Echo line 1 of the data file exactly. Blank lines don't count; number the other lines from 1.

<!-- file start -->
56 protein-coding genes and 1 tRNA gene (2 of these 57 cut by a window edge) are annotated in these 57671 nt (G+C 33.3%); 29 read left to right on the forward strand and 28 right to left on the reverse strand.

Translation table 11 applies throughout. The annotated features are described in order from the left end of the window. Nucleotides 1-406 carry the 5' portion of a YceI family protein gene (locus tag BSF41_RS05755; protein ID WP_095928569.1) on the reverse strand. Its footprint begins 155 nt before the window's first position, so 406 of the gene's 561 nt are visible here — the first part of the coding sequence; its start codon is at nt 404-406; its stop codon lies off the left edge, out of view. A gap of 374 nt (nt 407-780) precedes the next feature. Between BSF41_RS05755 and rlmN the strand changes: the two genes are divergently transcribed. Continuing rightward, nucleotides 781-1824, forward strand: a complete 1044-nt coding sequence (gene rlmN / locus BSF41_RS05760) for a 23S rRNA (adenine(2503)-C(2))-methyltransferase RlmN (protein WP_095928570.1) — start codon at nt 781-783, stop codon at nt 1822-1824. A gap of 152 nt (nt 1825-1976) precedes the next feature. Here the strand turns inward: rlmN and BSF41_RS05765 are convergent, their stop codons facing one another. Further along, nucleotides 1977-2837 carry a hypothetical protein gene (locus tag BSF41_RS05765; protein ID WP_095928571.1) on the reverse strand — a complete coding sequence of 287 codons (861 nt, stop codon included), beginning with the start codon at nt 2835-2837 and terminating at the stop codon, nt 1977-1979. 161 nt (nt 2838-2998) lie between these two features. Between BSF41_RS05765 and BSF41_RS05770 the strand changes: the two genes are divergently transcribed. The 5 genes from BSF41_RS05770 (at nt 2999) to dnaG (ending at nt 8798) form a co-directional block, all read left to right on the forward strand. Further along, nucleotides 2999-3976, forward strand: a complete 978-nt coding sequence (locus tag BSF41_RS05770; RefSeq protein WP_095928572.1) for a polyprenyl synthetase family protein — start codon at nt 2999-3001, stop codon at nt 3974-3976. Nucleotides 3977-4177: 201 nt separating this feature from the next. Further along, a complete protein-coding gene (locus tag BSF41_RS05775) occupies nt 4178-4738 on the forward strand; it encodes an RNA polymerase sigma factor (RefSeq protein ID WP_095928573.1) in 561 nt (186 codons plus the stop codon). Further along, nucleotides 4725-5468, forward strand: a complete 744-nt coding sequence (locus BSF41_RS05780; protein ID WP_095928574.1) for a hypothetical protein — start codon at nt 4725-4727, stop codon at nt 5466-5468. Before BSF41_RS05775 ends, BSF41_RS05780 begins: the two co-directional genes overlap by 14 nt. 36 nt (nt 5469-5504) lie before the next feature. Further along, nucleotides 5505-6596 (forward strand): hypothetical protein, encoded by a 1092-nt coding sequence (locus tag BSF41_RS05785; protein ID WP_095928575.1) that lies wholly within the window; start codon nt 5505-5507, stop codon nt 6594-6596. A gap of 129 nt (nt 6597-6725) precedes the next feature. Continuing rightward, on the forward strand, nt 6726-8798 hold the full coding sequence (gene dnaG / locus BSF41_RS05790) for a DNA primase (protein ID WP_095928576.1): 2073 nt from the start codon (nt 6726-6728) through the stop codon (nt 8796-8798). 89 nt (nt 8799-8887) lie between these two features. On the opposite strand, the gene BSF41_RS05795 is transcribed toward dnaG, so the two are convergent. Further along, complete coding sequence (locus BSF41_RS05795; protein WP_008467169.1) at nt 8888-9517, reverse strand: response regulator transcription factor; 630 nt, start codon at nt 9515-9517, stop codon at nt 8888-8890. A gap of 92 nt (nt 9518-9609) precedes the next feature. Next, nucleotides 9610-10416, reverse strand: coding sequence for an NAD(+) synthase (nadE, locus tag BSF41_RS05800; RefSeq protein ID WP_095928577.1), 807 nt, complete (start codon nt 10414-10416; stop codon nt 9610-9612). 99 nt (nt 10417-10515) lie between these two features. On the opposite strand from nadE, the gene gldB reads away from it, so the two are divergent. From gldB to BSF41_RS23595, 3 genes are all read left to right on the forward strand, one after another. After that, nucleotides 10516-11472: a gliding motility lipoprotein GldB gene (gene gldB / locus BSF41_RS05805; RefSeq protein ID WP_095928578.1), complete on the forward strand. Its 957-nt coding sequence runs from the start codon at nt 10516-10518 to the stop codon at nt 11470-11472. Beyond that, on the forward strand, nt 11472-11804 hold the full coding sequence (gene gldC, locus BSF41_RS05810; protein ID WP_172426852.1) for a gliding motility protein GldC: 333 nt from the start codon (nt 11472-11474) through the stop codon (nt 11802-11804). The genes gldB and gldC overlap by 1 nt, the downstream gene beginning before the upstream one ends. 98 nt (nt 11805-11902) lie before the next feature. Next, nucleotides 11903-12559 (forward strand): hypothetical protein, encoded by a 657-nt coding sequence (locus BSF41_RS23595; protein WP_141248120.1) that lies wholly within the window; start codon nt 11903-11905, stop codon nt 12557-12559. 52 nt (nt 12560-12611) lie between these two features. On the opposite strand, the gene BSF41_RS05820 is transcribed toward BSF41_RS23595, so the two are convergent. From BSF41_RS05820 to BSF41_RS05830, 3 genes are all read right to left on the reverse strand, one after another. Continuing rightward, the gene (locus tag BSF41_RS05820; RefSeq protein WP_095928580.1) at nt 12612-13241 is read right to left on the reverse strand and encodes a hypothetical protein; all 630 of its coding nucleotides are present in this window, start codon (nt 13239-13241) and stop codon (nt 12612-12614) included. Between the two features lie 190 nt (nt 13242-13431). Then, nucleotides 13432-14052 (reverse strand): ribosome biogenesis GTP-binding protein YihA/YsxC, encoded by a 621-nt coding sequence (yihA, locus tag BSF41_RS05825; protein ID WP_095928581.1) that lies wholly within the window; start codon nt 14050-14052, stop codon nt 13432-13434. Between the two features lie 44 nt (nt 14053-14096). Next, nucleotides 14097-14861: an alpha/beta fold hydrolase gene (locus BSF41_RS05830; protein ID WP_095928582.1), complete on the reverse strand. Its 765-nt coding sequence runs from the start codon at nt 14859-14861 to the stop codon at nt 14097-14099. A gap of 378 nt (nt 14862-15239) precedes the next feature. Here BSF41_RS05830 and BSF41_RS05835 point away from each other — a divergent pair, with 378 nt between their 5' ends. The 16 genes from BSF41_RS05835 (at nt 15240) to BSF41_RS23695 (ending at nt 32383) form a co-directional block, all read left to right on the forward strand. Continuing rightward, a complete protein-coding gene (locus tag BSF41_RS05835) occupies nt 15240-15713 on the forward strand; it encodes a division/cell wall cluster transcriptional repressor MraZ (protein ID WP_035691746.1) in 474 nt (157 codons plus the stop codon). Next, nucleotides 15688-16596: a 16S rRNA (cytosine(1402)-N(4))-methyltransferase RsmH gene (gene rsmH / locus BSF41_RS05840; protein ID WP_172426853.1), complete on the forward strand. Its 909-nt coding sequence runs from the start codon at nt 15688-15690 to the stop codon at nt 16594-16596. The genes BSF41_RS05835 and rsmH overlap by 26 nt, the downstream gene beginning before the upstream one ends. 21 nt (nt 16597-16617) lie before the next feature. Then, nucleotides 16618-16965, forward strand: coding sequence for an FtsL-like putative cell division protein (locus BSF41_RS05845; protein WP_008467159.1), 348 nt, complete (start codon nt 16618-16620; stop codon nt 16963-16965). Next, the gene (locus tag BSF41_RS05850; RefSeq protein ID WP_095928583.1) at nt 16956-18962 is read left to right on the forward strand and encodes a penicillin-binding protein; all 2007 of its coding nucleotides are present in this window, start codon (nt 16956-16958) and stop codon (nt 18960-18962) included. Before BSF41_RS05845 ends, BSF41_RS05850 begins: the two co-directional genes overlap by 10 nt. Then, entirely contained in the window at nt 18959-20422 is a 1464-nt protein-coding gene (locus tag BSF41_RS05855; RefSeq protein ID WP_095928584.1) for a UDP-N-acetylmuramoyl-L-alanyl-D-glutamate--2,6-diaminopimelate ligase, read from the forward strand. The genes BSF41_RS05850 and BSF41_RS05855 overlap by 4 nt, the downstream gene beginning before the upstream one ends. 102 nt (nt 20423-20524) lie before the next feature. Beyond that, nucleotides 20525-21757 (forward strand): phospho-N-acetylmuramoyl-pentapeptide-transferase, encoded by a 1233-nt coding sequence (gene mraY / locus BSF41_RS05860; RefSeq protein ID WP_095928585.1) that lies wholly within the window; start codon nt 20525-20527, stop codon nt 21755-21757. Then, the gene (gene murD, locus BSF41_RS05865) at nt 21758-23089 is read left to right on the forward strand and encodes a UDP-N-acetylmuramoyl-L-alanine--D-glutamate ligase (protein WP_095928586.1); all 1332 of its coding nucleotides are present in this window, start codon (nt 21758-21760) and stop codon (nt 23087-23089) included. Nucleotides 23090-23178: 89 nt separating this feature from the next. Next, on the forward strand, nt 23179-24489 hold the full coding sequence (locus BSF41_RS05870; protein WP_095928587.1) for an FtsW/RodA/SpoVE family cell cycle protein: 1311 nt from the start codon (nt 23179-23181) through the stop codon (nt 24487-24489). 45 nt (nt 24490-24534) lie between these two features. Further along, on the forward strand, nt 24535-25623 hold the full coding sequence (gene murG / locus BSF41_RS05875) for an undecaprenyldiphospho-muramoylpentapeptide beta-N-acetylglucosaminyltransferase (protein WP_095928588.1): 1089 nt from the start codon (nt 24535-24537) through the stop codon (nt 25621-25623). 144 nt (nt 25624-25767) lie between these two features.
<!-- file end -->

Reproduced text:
56 protein-coding genes and 1 tRNA gene (2 of these 57 cut by a window edge) are annotated in these 57671 nt (G+C 33.3%); 29 read left to right on the forward strand and 28 right to left on the reverse strand.